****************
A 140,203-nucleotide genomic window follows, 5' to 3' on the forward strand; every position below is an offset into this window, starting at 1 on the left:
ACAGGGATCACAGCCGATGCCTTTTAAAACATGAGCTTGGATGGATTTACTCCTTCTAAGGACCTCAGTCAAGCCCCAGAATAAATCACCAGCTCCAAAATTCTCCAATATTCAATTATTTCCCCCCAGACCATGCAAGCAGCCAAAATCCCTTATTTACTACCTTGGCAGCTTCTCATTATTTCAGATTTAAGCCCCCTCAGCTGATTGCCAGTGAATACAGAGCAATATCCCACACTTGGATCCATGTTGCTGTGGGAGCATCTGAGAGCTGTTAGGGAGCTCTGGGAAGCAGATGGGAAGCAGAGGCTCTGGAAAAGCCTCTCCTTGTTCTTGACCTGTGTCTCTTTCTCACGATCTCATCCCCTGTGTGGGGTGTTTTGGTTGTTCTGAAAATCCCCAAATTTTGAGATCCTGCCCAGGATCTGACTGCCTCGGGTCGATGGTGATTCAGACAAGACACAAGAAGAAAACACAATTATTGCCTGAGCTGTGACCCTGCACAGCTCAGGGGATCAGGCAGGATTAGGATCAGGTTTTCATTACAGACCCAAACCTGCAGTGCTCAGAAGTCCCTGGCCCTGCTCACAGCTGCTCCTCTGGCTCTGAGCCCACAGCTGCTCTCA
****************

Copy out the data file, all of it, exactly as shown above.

A 140,203-nucleotide genomic window follows, 5' to 3' on the forward strand; every position below is an offset into this window, starting at 1 on the left:
ACAGGGATCACAGCCGATGCCTTTTAAAACATGAGCTTGGATGGATTTACTCCTTCTAAGGACCTCAGTCAAGCCCCAGAATAAATCACCAGCTCCAAAATTCTCCAATATTCAATTATTTCCCCCCAGACCATGCAAGCAGCCAAAATCCCTTATTTACTACCTTGGCAGCTTCTCATTATTTCAGATTTAAGCCCCCTCAGCTGATTGCCAGTGAATACAGAGCAATATCCCACACTTGGATCCATGTTGCTGTGGGAGCATCTGAGAGCTGTTAGGGAGCTCTGGGAAGCAGATGGGAAGCAGAGGCTCTGGAAAAGCCTCTCCTTGTTCTTGACCTGTGTCTCTTTCTCACGATCTCATCCCCTGTGTGGGGTGTTTTGGTTGTTCTGAAAATCCCCAAATTTTGAGATCCTGCCCAGGATCTGACTGCCTCGGGTCGATGGTGATTCAGACAAGACACAAGAAGAAAACACAATTATTGCCTGAGCTGTGACCCTGCACAGCTCAGGGGATCAGGCAGGATTAGGATCAGGTTTTCATTACAGACCCAAACCTGCAGTGCTCAGAAGTCCCTGGCCCTGCTCACAGCTGCTCCTCTGGCTCTGAGCCCACAGCTGCTCTCA